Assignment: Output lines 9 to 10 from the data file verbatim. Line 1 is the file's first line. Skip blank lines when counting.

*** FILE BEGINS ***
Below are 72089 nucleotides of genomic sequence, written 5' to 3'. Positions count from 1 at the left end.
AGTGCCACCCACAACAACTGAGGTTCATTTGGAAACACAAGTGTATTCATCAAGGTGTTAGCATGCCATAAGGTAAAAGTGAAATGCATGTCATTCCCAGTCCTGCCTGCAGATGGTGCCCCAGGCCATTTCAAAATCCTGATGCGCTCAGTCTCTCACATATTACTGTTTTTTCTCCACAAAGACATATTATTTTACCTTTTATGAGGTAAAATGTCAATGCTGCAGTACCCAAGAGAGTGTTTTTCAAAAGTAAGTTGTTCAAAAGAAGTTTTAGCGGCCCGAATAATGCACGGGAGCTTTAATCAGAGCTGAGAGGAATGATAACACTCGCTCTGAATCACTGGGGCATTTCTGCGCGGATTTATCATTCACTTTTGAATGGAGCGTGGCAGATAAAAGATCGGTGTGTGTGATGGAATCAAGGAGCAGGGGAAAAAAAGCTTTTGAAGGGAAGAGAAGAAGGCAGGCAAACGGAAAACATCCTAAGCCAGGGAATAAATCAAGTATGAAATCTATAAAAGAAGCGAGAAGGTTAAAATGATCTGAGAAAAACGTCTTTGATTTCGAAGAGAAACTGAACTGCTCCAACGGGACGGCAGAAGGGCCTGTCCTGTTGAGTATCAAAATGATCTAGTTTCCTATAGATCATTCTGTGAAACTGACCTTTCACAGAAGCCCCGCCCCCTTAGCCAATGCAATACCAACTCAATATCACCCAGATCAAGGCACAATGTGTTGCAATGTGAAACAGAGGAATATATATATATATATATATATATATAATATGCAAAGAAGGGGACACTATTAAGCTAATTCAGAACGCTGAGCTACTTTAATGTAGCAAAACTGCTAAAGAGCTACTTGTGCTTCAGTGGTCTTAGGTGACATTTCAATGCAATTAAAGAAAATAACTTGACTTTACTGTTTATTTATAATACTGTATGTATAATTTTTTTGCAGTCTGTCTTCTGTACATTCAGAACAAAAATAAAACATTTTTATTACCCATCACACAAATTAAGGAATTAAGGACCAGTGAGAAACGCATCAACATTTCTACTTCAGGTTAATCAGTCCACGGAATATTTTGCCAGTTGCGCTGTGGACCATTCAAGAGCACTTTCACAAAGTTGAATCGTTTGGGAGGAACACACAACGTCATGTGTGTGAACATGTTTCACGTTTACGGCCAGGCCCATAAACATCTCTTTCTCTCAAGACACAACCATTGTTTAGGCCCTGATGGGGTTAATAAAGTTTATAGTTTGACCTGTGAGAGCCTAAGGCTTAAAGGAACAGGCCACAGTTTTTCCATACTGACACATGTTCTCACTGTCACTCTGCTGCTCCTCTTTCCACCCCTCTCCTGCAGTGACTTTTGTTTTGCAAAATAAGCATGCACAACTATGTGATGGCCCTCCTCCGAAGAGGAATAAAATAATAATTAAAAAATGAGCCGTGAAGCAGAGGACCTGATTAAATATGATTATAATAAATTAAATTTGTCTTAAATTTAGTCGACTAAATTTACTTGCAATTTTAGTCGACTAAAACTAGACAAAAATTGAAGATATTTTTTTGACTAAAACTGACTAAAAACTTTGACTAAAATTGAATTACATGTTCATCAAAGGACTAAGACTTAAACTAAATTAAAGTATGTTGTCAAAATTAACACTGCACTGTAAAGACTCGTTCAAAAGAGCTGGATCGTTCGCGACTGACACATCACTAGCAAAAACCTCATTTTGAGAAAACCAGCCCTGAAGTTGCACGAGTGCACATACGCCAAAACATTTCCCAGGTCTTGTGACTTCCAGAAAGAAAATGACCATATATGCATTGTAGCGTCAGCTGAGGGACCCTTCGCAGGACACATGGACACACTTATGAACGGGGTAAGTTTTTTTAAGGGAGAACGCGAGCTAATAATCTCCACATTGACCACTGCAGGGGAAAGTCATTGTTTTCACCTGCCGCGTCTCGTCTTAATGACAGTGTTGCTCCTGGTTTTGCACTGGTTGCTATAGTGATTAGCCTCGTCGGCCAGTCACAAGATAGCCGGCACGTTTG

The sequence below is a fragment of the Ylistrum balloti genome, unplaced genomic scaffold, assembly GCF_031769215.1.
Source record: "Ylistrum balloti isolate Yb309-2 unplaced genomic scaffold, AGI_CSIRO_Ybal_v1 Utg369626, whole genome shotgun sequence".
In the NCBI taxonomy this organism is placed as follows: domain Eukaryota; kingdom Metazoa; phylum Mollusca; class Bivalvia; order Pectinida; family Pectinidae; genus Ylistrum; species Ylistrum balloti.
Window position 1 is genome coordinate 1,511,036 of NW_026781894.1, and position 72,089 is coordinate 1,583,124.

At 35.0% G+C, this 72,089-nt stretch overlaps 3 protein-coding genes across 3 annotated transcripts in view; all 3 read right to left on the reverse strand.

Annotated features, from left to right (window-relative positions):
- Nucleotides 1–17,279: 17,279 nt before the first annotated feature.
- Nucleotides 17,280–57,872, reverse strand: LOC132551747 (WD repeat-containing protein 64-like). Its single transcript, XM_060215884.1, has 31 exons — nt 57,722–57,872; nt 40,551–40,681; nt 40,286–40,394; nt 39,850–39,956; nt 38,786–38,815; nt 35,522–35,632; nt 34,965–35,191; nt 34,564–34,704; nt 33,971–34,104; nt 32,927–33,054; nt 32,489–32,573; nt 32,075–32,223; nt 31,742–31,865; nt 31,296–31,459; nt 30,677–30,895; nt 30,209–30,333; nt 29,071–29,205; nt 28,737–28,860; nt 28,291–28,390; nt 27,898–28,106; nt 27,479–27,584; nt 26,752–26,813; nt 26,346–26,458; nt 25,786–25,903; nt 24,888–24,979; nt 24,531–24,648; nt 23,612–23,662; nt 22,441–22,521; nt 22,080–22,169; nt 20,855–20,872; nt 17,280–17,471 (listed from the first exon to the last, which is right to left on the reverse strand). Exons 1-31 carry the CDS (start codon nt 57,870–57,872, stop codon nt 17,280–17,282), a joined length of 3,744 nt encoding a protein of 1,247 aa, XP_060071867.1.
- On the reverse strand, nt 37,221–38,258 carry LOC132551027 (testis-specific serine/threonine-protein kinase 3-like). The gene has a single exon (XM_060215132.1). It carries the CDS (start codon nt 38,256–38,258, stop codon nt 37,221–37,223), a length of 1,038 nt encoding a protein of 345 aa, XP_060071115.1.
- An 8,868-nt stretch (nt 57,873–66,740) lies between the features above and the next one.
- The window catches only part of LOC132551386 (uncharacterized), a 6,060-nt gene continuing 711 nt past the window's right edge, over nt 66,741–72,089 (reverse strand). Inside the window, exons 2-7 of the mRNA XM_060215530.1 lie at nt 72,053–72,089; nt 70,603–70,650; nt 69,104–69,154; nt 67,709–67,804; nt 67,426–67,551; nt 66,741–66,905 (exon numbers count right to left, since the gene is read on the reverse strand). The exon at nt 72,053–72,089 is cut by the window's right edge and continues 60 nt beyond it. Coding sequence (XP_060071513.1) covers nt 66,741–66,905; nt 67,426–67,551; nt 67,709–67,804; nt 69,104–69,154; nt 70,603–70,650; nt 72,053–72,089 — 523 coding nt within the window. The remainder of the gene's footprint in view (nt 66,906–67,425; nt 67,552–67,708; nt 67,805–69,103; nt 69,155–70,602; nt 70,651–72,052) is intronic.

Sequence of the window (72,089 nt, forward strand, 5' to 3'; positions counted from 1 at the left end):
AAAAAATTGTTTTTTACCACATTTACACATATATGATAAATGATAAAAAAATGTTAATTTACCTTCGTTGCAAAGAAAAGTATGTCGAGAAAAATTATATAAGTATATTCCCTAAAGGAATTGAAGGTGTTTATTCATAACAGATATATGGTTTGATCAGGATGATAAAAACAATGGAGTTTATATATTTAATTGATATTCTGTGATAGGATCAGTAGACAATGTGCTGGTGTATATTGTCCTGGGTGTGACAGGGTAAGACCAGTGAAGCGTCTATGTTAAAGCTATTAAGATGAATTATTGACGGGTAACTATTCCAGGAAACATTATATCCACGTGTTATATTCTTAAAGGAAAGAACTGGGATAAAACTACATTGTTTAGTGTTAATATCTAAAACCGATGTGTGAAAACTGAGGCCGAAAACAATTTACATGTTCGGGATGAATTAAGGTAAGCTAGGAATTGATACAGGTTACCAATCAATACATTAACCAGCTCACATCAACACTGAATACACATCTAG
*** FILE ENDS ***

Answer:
- Nucleotides 1–17,279: 17,279 nt before the first annotated feature.
- Nucleotides 17,280–57,872, reverse strand: LOC132551747 (WD repeat-containing protein 64-like). Its single transcript, XM_060215884.1, has 31 exons — nt 57,722–57,872; nt 40,551–40,681; nt 40,286–40,394; nt 39,850–39,956; nt 38,786–38,815; nt 35,522–35,632; nt 34,965–35,191; nt 34,564–34,704; nt 33,971–34,104; nt 32,927–33,054; nt 32,489–32,573; nt 32,075–32,223; nt 31,742–31,865; nt 31,296–31,459; nt 30,677–30,895; nt 30,209–30,333; nt 29,071–29,205; nt 28,737–28,860; nt 28,291–28,390; nt 27,898–28,106; nt 27,479–27,584; nt 26,752–26,813; nt 26,346–26,458; nt 25,786–25,903; nt 24,888–24,979; nt 24,531–24,648; nt 23,612–23,662; nt 22,441–22,521; nt 22,080–22,169; nt 20,855–20,872; nt 17,280–17,471 (listed from the first exon to the last, which is right to left on the reverse strand). Exons 1-31 carry the CDS (start codon nt 57,870–57,872, stop codon nt 17,280–17,282), a joined length of 3,744 nt encoding a protein of 1,247 aa, XP_060071867.1.